11. Red 3
The evidence that this dye caused thyroid tumors in rats is "convincing," according to a 1983 review committee report requested by FDA. FDA's recommendation that the dye be banned was overruled by pressure from elsewhere in the Reagan administration. Red 3 was formerly used to color maraschino cherries, but it has been replaced there by the less controversial Red 40 dye. It is still used in a smattering of foods ranging from cake icing to fruit roll-ups to chewing gum.
12. Blue 1 Lake
According to CSPI's Chemical Cuisine: "One (unpublished) animal test suggested a small cancer risk, and a test-tube study indicated the dye might affect neurons. It also causes occasional allergic reactions."
13. Sesame Oil
An oil that is high in vitamin E.
Tootsie Roll Midgee
The Tootsie Roll is a national candy treasure, and if you or your children go trick or treating you're more than likely to end up with one of these in your pile of goodies.
Nutritional Information (per Midgee): 23 calories; 0.5g fat; 4.5 g carbs; 0.16 g protein
1. Sugar: See above.
2. Corn Syrup: See above.
3. Partially Hydrogenated Soybean Oil
Creates trans fat, which increases heart disease.
4. Condensed Skim Milk
Milk from which the liquid has been removed and to which, typically, sugar has been added.
A powder made by roasting and grinding cocoa beans and removing the cocoa butter. This is safe to eat and is actually the heart-healthy component of chocolate.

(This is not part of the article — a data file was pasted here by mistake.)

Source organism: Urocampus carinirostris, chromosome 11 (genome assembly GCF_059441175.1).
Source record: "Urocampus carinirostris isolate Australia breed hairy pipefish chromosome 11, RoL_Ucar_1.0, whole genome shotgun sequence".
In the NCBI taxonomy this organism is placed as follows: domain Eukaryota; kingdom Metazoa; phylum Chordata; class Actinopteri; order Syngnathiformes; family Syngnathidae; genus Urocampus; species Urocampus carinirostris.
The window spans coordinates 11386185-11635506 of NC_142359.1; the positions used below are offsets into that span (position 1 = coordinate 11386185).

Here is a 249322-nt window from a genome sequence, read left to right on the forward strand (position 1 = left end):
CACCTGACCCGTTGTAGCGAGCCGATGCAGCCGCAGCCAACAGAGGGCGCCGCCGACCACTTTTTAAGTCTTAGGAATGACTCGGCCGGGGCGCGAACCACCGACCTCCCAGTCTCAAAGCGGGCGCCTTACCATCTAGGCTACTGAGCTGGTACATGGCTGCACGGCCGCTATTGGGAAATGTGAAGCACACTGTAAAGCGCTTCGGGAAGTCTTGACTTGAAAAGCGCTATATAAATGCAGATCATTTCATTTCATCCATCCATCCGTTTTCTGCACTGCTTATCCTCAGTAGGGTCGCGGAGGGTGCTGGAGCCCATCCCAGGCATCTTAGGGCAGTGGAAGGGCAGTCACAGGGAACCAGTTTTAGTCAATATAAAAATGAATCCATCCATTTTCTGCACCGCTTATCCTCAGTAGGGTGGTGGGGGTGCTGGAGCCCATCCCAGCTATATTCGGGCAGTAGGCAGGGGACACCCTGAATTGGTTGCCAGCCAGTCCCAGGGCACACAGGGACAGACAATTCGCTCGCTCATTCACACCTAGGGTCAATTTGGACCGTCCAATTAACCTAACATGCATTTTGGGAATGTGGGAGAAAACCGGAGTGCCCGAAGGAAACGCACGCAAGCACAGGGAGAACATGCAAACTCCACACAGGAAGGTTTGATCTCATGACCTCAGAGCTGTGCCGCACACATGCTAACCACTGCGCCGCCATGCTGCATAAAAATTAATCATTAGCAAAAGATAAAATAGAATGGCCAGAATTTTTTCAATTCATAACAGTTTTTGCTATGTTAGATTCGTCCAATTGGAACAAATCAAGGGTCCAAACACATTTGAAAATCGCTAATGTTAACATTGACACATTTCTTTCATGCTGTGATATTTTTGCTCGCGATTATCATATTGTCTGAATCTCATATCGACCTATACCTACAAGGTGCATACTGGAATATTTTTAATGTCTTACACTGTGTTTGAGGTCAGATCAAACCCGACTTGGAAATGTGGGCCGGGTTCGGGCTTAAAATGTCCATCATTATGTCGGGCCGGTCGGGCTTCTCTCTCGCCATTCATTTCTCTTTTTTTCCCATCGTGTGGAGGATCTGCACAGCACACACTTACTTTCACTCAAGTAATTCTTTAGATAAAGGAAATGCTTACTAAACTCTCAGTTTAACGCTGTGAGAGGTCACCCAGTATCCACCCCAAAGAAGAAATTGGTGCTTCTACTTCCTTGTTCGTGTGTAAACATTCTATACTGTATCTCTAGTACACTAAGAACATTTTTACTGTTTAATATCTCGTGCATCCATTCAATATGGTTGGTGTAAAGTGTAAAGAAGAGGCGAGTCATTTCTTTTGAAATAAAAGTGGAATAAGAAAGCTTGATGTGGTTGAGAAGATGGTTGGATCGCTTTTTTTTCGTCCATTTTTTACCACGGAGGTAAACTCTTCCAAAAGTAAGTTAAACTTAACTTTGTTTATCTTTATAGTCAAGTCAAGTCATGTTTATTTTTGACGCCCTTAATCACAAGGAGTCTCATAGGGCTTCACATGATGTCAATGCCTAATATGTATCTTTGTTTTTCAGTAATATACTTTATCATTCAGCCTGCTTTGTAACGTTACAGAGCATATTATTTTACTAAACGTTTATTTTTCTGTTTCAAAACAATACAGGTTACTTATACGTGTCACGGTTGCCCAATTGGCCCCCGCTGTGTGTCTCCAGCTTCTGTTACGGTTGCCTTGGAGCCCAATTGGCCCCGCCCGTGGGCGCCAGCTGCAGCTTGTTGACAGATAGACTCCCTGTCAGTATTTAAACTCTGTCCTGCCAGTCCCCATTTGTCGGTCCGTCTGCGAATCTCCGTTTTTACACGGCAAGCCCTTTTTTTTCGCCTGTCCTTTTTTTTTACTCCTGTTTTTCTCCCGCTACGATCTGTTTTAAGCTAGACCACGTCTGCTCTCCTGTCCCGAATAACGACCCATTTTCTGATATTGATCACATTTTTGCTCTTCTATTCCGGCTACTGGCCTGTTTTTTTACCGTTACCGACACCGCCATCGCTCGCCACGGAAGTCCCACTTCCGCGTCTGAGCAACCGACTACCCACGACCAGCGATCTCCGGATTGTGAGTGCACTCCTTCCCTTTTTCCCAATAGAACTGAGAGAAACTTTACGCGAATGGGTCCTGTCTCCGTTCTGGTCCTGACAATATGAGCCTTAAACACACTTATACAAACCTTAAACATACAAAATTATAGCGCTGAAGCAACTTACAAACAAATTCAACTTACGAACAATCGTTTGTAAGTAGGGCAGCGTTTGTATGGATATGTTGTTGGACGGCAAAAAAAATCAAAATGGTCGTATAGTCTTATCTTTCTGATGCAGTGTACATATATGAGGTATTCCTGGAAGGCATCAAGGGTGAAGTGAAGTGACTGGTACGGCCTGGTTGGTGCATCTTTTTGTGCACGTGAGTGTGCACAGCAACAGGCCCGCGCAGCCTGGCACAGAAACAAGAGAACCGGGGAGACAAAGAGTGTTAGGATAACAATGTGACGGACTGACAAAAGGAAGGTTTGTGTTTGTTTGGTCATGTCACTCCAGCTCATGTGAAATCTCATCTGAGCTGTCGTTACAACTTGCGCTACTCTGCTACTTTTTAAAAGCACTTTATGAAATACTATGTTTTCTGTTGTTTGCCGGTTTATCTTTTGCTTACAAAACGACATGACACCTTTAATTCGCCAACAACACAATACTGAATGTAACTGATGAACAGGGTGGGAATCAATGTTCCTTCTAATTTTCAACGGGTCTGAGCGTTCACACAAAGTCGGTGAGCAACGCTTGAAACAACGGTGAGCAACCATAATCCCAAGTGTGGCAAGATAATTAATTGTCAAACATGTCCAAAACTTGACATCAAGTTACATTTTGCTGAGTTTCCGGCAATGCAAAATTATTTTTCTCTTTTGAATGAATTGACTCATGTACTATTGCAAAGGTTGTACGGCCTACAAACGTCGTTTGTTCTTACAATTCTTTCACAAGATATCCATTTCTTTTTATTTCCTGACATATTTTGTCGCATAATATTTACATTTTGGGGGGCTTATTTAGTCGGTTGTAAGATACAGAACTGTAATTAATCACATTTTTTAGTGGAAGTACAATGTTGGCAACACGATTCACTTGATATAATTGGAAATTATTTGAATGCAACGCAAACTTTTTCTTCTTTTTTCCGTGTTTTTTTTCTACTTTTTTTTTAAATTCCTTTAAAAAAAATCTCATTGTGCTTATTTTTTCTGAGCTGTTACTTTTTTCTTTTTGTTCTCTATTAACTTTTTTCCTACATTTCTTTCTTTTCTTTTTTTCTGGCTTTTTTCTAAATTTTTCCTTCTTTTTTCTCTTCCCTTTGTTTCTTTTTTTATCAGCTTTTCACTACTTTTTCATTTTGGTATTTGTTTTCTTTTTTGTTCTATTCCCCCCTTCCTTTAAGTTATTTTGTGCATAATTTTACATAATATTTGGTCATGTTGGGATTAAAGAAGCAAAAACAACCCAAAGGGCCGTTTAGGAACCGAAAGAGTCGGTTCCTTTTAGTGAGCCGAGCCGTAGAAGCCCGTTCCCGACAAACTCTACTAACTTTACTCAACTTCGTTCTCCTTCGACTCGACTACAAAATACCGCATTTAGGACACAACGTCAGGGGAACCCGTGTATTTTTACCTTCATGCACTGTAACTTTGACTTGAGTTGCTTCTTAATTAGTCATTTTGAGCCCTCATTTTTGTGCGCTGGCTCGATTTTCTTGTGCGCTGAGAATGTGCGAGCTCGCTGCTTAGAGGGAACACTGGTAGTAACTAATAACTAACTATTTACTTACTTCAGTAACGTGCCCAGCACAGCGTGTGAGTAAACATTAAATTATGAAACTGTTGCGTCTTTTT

The watery substance that separates from the solids (the curd) in milk.
7. Soya Lecithin
Soy comes from the soy bean. Lecithin is an emulsifier.
8. Artificial and Natural Flavors
According to the Federal Code: "The term artificial flavor or artificial flavoring means any substance, the function of which is to impart flavor, which is not derived from a spice, fruit or fruit juice, vegetable or vegetable juice, edible yeast, herb, bark, bud, root, leaf or similar plant material, meat, fish, poultry, eggs, dairy products, or fermentation products thereof." Natural flavors, on the other hand, are derived from natural sources.
Looking to avoid candy altogether on Halloween? Good news: According to research done at Yale University and reported in the Journal of Nutrition Education and Behavior, children are just as likely to choose toys as candy on Halloween.
For the study, seven households offered 284 trick or treaters between the ages of three and 14 a choice between comparably sized toys and candies. The results showed that the children were just as likely to choose the toys as the candy. How about bubbles, Play-Dough, Silly Putty? It might be worth a try, although it might cost a bit more—at the very least you'll be promoting good health.
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Charles Stuart Platkin is an Active Expert, nutrition and public health advocate, author of the best seller Breaking the Pattern (Plume, 2005), Breaking the FAT Pattern (Plume, 2006) and Lighten Up (Penguin USA/Razorbill, 2006) and founder of Integrated Wellness Solutions and DietDetective.com. Sign up for The Diet Detective newsletter free at www.dietdetective.com.
Copyright 2011 by Charles Stuart Platkin